• Law enforcement officials (local police, FBI, U.S. Secret Service) should be notified if the entity suspects the incident is a result of criminal activity or if the compromise could result in harm to a person or business. 
  • The institution’s primary federal regulator should be notified as soon as possible when the institution becomes aware of an incident involving unauthorized access to or use of sensitive customer information. 
  • An institution that has been attacked should also notify other businesses in its network, which may be potential victims. Some businesses may also have a right to notification under the terms of a contract between the institution and the business. 
  • The OCC, FDIC, FRB and OTS recommend that institutions notify the credit reporting agencies if a large number of customers’ personal information has been compromised, particularly if the institution will send notices to the customers that include contact information for the reporting agencies.
  • The institution should review its insurance policy with legal counsel and determine if the incident is covered by the policy. The carrier should be notified in accordance with the applicable policy provisions.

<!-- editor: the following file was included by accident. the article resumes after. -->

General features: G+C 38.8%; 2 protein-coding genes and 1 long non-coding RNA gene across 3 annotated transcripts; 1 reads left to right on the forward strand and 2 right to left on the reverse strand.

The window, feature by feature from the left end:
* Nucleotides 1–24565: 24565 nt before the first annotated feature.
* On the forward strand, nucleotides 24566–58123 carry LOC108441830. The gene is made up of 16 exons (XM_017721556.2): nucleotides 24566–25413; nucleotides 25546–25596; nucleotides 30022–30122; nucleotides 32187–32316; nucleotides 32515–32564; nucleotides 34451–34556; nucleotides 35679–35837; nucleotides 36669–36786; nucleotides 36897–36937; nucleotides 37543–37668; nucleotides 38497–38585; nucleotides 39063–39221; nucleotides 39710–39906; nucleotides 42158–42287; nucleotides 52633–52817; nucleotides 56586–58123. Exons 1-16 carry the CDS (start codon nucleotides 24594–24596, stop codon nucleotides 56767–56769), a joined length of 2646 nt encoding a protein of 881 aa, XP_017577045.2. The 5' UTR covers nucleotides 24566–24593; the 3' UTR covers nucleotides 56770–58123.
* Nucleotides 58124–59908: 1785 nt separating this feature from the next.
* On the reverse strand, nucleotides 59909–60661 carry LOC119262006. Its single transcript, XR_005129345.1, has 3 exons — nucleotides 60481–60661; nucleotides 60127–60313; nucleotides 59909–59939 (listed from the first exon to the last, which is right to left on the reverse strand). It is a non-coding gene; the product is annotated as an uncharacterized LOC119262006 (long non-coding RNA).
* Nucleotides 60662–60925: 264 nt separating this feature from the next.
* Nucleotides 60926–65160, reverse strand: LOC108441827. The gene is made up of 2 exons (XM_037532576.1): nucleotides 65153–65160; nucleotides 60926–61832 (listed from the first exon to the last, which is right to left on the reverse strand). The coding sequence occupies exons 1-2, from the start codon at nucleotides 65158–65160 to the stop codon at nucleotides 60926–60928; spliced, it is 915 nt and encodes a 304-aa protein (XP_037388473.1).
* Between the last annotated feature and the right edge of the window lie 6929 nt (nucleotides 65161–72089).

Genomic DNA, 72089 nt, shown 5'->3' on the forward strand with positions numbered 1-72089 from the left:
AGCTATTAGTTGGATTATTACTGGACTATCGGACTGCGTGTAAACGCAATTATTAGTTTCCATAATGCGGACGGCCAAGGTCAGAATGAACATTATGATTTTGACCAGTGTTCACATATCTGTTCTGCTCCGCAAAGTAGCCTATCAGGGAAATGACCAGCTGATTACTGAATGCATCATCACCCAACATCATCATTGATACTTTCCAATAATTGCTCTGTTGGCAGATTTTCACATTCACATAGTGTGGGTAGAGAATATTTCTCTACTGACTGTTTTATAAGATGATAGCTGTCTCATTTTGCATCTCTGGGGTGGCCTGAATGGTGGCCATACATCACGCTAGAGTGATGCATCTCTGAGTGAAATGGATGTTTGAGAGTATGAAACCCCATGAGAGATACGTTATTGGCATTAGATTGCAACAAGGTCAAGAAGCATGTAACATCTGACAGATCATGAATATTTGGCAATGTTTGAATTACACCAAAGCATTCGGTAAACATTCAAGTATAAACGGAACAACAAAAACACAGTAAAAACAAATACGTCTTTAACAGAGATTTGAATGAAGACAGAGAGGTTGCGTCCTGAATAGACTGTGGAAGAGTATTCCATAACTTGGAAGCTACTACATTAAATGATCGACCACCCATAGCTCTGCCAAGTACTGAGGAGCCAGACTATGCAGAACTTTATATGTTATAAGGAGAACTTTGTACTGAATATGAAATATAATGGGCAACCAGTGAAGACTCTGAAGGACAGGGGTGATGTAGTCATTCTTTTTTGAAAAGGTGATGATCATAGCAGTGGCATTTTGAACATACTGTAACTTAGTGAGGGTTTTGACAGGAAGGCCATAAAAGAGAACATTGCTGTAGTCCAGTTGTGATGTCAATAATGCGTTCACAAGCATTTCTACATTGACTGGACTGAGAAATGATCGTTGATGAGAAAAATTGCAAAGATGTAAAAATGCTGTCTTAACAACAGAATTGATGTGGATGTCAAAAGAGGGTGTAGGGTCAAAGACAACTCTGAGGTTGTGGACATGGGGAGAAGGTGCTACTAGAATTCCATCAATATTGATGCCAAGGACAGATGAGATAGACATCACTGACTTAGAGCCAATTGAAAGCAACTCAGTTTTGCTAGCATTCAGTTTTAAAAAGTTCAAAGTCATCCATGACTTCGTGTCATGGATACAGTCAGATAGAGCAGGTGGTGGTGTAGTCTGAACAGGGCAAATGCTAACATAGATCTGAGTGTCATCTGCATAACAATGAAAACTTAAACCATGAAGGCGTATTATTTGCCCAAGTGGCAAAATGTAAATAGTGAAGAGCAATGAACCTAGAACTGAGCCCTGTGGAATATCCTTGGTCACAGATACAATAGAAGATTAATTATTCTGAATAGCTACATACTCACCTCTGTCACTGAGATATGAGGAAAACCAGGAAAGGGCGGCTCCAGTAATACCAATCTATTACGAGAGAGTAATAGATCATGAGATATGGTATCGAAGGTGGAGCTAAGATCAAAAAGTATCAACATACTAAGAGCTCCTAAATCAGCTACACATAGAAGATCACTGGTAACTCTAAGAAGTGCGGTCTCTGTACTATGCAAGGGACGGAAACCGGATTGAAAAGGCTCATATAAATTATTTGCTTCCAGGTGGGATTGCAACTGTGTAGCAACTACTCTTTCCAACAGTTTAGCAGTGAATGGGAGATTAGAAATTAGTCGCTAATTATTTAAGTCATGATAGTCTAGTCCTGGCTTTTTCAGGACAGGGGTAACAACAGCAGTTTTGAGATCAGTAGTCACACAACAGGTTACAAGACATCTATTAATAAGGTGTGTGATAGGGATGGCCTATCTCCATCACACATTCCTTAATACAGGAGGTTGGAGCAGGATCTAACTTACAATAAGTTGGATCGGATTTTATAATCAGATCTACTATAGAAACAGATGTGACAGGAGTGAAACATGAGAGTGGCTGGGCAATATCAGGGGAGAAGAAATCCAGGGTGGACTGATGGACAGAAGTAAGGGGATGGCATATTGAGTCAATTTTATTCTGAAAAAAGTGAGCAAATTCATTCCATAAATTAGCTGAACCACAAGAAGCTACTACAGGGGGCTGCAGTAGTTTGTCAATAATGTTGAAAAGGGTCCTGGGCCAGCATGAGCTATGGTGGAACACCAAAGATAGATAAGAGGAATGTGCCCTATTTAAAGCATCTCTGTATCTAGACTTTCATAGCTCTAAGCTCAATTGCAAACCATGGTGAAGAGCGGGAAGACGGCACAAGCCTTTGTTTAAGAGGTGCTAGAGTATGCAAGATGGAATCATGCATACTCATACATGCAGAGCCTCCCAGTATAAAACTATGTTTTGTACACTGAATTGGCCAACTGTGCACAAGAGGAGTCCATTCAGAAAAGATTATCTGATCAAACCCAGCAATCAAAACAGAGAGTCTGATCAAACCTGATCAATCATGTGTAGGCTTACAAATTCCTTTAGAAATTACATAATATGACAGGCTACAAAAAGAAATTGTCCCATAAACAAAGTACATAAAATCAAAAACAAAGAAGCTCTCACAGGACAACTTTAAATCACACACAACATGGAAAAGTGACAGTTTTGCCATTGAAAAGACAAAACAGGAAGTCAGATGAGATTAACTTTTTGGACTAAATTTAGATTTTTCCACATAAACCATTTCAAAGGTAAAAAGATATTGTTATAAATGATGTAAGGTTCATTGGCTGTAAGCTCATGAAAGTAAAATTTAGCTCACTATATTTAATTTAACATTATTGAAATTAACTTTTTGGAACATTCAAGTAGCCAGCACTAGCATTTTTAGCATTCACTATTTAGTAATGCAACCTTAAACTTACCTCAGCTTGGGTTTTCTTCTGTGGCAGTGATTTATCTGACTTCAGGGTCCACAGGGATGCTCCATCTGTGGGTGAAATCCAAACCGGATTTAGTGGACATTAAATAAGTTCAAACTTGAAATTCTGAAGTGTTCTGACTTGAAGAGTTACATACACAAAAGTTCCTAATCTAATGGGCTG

• If the information compromise involved the improper posting of personal information on the internet, the institution should contact the search engines to ensure they do not archive personal information that was posted in error. 
  • Notice to the affected customer may or may not be required. Pursuant to the Interagency Guidance, an institution should notify the affected customer as soon as possible if the institution determines that misuse of its information about a customer has occurred or is reasonably possible. Customer notice may be delayed if an appropriate law enforcement agency determines that notification will interfere with a criminal investigation and provides the institution with a written request for the delay. The institution should notify the customer as soon as notification will no longer interfere with the investigation. 

Timely and effective notification is important to manage the institution’s reputational risk and reduce the institution’s legal risk. Legal counsel can guide an institution through the process of determining who to notify and when and how to notify them based on the nature of the breach. Additionally, preparing draft forms of notice in advance of an incident can be time saving and result in a message that is better crafted to address all essential matters and present them in a light that best manages the reputational and legal risk of the institution. Institutions should consult legal counsel in the drafting of customer notices as the Interagency Guidance identifies content that should be included in such notices.  

DISCLAIMER: Because of the generality of this update, the information provided herein may not be applicable in all situations and should not be acted upon without specific legal advice based on particular situations.